Senior Cord politicians have called for the withdrawal of Kenyan soldiers from Somalia in the wake of Thursday’s terrorist attack in Garissa.
The leaders, who spoke at the funeral of former Gem MP and respected writer Grace Akinyi Ogot in Siaya County, said the continued stay of Kenyan troops in Somalia was to blame for the frequent attacks in the country.
The leaders were responding to the massacre of 148 people by the Al-Shabaab militants at Garissa University College.
Leaders across the country and the world, including US President Barack Obama who called for action to secure the country, have expressed outrage over the attack.
Cord leaders Raila Odinga and Moses Wetang’ula led Senators James Orengo (Siaya) and Elizabeth Ongoro (nominated) and MPs Jakoyo Midiwo (Gem), Nicholas Gumbo (Rarieda), Shakeel Shabbir (Kisumu East) and Seme’s James Nyikal in asking the government to reconsider its strategy in the war against terror.
Mr Odinga accused President Uhuru Kenyatta for displaying arrogance when foreign states issued warning over pending attacks which the Head of State dismissed as trash and perpetuation of colonialism.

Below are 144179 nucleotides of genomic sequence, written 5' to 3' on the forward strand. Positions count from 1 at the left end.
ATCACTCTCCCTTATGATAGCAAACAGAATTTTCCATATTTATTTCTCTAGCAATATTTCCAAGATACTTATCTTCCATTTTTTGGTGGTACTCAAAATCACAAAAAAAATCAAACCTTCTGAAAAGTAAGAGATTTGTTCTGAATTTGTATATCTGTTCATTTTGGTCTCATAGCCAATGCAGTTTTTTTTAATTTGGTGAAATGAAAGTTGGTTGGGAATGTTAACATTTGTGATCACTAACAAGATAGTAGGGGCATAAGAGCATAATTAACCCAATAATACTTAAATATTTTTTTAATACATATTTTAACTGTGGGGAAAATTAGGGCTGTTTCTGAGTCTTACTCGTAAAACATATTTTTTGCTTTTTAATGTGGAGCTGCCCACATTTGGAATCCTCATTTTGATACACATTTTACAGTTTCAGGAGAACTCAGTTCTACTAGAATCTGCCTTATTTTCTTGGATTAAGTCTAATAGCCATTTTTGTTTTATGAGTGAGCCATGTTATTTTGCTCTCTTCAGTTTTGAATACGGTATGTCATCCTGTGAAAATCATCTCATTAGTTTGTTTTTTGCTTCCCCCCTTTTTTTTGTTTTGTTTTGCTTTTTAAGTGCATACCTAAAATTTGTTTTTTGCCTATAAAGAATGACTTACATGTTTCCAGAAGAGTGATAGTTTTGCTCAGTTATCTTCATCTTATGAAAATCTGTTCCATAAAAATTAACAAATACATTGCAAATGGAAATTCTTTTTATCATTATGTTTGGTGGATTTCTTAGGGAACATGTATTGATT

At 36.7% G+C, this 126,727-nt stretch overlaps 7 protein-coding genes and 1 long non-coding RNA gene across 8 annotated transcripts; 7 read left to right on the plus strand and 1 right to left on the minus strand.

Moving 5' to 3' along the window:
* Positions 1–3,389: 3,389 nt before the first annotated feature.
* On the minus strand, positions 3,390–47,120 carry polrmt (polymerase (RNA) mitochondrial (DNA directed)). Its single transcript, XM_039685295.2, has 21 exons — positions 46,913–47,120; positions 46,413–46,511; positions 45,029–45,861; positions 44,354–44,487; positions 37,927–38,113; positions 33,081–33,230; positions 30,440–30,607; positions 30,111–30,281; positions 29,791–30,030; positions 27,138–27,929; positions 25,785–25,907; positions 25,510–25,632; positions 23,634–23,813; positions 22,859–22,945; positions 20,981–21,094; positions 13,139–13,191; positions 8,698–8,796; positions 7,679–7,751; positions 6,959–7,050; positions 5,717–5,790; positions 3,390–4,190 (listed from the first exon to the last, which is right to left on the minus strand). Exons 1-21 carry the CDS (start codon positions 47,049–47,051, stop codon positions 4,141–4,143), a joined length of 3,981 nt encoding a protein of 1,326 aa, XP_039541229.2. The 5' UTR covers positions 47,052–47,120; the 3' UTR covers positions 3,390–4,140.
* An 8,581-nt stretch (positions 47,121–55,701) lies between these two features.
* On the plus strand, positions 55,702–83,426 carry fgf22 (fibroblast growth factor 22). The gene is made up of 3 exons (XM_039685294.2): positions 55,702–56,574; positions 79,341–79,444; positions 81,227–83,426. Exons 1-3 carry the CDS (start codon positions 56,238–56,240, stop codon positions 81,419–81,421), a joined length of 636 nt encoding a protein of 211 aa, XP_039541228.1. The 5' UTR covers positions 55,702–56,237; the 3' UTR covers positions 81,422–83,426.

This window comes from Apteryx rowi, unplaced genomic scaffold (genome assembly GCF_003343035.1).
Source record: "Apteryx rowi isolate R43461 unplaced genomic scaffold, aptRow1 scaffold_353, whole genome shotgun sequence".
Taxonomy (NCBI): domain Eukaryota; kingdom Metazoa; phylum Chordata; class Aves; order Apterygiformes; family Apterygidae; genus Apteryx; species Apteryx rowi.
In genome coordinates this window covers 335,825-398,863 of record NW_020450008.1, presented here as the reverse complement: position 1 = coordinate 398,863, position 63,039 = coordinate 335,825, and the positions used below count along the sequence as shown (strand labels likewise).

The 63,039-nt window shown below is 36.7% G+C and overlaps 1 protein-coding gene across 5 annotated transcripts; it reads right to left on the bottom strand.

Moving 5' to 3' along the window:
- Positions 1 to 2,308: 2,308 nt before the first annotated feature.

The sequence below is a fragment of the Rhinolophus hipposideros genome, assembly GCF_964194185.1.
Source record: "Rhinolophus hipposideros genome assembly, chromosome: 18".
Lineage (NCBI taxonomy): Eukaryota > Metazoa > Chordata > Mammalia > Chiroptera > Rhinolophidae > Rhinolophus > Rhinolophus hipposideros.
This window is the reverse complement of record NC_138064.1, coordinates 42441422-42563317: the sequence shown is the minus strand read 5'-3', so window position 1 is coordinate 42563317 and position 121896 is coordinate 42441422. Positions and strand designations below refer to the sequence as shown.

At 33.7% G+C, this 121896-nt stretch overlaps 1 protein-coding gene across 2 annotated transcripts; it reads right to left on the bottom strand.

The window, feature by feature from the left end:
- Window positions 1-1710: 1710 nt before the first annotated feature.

“Arrogance will not help us resolve the problem of insecurity in the country. The most important thing is for us to sit down and think where the rain started beating us,” he said.
He said the country should emulate the US which withdrew its forces from Somalis, Iraq, Afganistan and other violent areas in order to safeguard the rights of her citizens.
Mr Wetang’ula said the government should cut down the Kenya Defence Forces (KDF) budget by 50 per cent and divert the resources towards strengthening internal security.
“The government should reduce the military budget by even 50 per cent in order to boost internal security. This will ensure police officers are well equipped and paid in order to motivate them to protect our people better,” he said.
But reacting to the sentiments senior director at State House Mr Munyori Buku said the two had become spokesmen of terrorists.
“Raila Odinga and Moses Wetang’ula have become spokesmen of terrorists. Terrorists have harped, time without number, that Kenya should withdraw KDF troops from Somalia. For the two to amplify the same is a transgression against the people of Kenya,” he said.
Grace Ogot’s son David, known for his national campaign against drugs and alcohol abuse, and her other children Madara and Milton, described her as a great person who left a rich legacy not only in the family but also across the world through her writing.
“Thank you for fighting to the end until I got sober, and now I release you to a better place,” David said in his moving tribute.
Kenyan troops moved into Somalia in October 2011 to fight the Al-Shabaab following kidnapping of foreign tourists in Lamu near the Somali border.